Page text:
Six Things Parents Love About Swim Meets

I wrote this six years ago. It seems like a lifetime ago and it definitely was a different world back then! Today is a good day to remember the good times.

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One of my favorite parts of being a year-round swim parent for the past 14 years has been swim meets. Not home meets, but traveling to meets. Don’t get me wrong, the home meets have their unique qualities that I’m sure I’ll miss — but, travel meets — I’ll definitely miss more.

kat at a meetThis past weekend, we were at a meet in So Cal Thursday through Sunday. Other swim parents posted photos and wrote on Facebook about how much they enjoyed the weekend and meet. My age group swim parenting days are numbered — 40 days and nights to be exact — but who’s counting? With my daughter leaving soon for college, I’m nostalgic about why I and other swim parents love meets. kat meet

My top six reasons why I love swim meets include:

  1. Spending time together.  When you are away for two to five days with your swimmer, you have a captive audience. There’s no distraction of 8 hours at school, followed by 3 hours of swim practice, and hanging out with their non-swim friends. Spending lots of time together, unfettered with household, work, and daily school responsibilities is refreshing. Enjoy your little bubble of time, treat it like a mini-vacation. Play cards, sing songs, go to the beach, have fun! You’ll look back on these days as precious memories.kat girls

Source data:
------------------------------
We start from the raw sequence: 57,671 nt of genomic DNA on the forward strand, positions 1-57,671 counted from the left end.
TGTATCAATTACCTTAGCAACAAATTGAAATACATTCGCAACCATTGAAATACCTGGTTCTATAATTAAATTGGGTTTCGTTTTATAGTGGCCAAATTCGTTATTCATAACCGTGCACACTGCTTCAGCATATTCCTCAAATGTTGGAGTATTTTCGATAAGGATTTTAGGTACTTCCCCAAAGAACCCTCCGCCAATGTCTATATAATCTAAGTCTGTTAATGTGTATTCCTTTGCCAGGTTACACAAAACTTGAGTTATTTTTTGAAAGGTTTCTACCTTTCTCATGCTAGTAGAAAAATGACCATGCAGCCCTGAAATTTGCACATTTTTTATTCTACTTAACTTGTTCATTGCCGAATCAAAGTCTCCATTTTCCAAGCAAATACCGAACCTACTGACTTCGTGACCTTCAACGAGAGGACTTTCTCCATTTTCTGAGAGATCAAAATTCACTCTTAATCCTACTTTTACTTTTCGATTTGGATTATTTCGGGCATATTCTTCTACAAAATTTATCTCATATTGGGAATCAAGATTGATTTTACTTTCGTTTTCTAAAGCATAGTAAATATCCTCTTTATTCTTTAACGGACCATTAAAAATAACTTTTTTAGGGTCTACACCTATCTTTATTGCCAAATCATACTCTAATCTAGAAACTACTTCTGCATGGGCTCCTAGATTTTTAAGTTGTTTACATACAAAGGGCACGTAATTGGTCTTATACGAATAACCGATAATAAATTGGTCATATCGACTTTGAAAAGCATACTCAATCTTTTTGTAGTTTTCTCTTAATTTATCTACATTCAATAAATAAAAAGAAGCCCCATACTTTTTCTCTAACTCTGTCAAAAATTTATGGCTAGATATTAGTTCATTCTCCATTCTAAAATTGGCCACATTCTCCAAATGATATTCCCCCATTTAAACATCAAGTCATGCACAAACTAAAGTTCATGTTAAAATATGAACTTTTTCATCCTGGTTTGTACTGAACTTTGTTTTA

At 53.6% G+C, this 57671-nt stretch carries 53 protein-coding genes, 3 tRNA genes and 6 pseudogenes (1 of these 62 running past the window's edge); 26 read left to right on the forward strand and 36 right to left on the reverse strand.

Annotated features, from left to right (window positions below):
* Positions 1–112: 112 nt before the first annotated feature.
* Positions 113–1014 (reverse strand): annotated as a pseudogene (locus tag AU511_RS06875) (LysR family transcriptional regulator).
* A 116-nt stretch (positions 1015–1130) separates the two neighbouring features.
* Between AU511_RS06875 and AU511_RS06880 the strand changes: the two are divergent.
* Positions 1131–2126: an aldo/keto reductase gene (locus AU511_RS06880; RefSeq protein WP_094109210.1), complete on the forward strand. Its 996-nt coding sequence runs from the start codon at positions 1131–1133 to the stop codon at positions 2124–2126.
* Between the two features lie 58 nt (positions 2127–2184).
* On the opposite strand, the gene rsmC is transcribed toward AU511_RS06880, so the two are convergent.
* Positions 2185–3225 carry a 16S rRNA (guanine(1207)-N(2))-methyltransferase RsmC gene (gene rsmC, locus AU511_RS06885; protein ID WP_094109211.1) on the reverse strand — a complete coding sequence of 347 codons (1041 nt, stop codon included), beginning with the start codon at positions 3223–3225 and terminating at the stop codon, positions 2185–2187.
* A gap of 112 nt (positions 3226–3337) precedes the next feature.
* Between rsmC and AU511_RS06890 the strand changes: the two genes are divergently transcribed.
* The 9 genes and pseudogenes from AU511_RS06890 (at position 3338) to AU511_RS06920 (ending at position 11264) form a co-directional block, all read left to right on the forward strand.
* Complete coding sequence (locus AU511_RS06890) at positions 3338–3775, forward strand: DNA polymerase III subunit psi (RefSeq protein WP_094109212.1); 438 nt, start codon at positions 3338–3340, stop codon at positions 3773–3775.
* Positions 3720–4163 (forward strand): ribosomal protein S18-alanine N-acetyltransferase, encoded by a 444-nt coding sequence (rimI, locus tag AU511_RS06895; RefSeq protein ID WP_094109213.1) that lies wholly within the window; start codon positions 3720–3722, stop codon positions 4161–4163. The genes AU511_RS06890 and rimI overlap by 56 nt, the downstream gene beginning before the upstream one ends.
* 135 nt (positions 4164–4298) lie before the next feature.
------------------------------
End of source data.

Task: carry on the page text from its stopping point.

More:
2. Nap time. When your swimmer is older, and in age groups that have prelims and finals, you’ll find yourself in your hotel — with your swimmer — for three to four hours in the middle of the day. Your swimmer needs to be off their feet and resting, so going to the beach isn’t a good choice. Nor is shopping. Bring in lunch, relax, and enjoy some of the best naps you’ll ever have!50Free
  3. Walking. Being at a meet for days on end, without cooking, cleaning, working, etc. allows plenty of time to walk. I walk during warm-ups and warm-downs. I walk with my husband, with friends, and by myself. I look forward to checking out the areas by the pools on foot. Walking gets rid of my nervous energy and walking for hours and miles has to be good for me!kat shelby
  4. Friendships. You’ll spend lots of hours with team parents under the pop-up tent. Mostly, swim parents are generous, encouraging and have the common interest of your team and kids’ successes at heart. I’ve made great friends with parents from other teams and I look forward to seeing them at the away meets. I had a great conversation this past weekend with a parent of another graduating senior. Our daughters are in separate towns, on separate teams, yet they are both swimming in college next year — and going through the same excitements and anxieties. I’ll look forward to seeing these parents in the future, during our college phase of swim meets.kat medals
  5. Watching your swimmer race. What is it about watching your child race that is so rewarding and exciting? I’m not sure, but if you have the answer, please let me know. It’s so exciting when they do well. I love that feeling when I see their hard work pay off and watch their growth as a person and an athlete.kat relays